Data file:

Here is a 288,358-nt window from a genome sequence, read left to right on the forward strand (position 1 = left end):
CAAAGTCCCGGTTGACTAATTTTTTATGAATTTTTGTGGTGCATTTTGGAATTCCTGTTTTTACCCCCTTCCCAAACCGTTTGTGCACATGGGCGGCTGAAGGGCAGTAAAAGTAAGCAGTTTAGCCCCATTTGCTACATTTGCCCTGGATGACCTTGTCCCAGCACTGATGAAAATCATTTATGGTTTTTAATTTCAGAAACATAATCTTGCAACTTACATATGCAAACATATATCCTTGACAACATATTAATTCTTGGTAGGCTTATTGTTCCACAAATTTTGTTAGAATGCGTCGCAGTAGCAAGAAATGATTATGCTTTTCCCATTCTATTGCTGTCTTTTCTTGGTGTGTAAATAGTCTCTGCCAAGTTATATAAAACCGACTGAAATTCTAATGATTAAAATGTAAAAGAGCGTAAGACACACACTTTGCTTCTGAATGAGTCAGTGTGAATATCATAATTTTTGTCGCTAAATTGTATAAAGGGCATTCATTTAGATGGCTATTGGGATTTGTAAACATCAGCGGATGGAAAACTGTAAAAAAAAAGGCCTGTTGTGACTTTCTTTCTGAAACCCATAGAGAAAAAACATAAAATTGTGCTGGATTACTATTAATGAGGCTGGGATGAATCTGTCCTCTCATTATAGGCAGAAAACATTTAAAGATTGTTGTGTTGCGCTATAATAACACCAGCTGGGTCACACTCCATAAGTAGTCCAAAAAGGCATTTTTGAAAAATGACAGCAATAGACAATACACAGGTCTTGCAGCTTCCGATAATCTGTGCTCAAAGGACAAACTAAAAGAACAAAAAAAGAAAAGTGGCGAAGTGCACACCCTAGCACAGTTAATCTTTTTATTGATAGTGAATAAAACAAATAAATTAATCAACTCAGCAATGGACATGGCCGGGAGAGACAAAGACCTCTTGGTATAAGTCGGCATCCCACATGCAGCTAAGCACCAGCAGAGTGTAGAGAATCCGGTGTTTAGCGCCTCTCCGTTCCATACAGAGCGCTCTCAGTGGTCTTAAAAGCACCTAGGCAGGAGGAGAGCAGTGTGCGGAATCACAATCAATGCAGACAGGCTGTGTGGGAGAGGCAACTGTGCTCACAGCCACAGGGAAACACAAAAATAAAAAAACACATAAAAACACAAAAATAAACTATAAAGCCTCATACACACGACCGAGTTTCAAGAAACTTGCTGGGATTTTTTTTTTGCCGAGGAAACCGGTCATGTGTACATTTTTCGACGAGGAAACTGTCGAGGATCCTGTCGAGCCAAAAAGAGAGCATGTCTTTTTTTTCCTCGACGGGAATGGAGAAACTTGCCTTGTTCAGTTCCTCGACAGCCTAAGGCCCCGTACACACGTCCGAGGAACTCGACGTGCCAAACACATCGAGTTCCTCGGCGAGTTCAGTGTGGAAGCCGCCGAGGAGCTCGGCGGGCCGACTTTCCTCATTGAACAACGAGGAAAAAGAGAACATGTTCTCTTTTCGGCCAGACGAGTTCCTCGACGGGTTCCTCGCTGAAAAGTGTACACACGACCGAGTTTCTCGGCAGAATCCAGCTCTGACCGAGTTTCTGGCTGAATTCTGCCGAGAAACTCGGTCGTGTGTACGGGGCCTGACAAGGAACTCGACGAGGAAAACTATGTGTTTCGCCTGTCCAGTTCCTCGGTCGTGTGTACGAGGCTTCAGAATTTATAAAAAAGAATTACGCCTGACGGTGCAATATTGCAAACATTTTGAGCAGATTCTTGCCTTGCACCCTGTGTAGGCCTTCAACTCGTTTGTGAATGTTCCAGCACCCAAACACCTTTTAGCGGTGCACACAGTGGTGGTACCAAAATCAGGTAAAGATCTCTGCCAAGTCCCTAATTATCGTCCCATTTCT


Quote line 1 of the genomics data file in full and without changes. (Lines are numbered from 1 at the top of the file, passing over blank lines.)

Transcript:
Here is a 288,358-nt window from a genome sequence, read left to right on the forward strand (position 1 = left end):